Ice Grin


I’m sure it will come as a tremendous surprise to learn that the East Coast is in the grips of an arctic blast (because no one anywhere is talking about it, right? I mean – SHUT UP. It’s cold. Get over it!).

I think I’m the only person moving through this polar landscape with a huge grin peeking out from the layers of coat and hat and scarf – because if you don’t walk FAST through this weather, you’ll freeze solid to the ground like the Greek gods have rooted you next to the stream and now you have to be a laurel tree for the rest of time. Or something.

My point: I need to move quickly from car to door. Sometimes that’s the three feet across the garage (in which case I can mosey) – but sometimes it’s a few blocks because I found a parking space and the office where I’m dropping off some papers is down the road a step. Or from the movie theater to the parking garage.

Half the time I’m thinking, like everyone else, DAMN it’s cold out here.

And half the time I’m thinking “I am really moving fast – and well. This feels AWESOME.”

You know how you don’t know how blissful it is for your toe to NOT hurt until you stub it bad and realize just how much that toe was doing for you, silently and unprotestingly, until now? Well, that’s me with my back, but in reverse. First the hurt, and then the lack of hurt.

When I first asked Barbara (at Body Dynamics in Falls Church, Virginia – and you’d best hope you live nearby, for they are amazing and sooner or later you’re going to need them) to help me get into better shape, she used Sherlockian skills to finally narrow down WHY I don’t like exercising. The answer is because I tilt my pelvis down. Not out of laziness – it’s just the way I am. But that puts a significant strain on the lower and mid back. It means my lower abdomen wasn’t doing its job, and that my thighs were compensating for butt muscles that had been coasting for decades.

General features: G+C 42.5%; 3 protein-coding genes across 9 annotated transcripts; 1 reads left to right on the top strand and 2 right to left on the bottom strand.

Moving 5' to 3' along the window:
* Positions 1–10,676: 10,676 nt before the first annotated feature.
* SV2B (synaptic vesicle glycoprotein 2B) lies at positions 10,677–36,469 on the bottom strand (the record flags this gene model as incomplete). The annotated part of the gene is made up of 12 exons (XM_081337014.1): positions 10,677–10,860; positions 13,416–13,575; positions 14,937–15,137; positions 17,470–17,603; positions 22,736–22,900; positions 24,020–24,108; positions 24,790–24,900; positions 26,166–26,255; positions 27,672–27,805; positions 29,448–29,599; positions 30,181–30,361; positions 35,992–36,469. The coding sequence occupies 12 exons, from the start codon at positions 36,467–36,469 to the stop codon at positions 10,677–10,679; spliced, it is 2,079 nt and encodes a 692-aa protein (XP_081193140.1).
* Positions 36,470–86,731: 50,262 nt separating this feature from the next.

So when I walked more than thirty or forty paces, my back muscles would get tight and tired and angry. I always wanted to stop and sit, to stretch the back muscles.

If you’re very bored and housebound in snow and ice, you can read back through this blog to witness the beginning of my learning process (for it surely continues through this day) – but the shortcut is: I can walk now (and walk fast) without putting any strain on my back. And it feels DAMNED GOOD.

People have smiled at me indulgently and said “You know, you can’t change your gait. That’s how you’re put together.” And I’m here to say they are WRONG. I have changed my gait; I’ve built up the muscles that pull my pelvis into the proper alignment. I no longer walk like a duck, with my feet splayed so far out to the side that you could follow me on a crowded beach just based on my footprints in the sand.

This is just the beginning of my process; I know that. I went over my HEP (Home Exercise Program) with Barbara recently and was shocked to discover that it was getting easier because I was ignoring the need to crunch up those lower abs. DAMN IT. So THAT’S why my back was bitching so hard every morning; how disappointing that the “neutral pelvis” position still isn’t instinctive yet. There’s more work to be done… but I can walk through icy climes with confidence and no pain – allowing me to focus on how efficiently metal eyeglasses can trap cold against the orbital sockets holy mother. I can even give in and trot to the car. Without any discomfort at all.

Yeah. I’m grinning.


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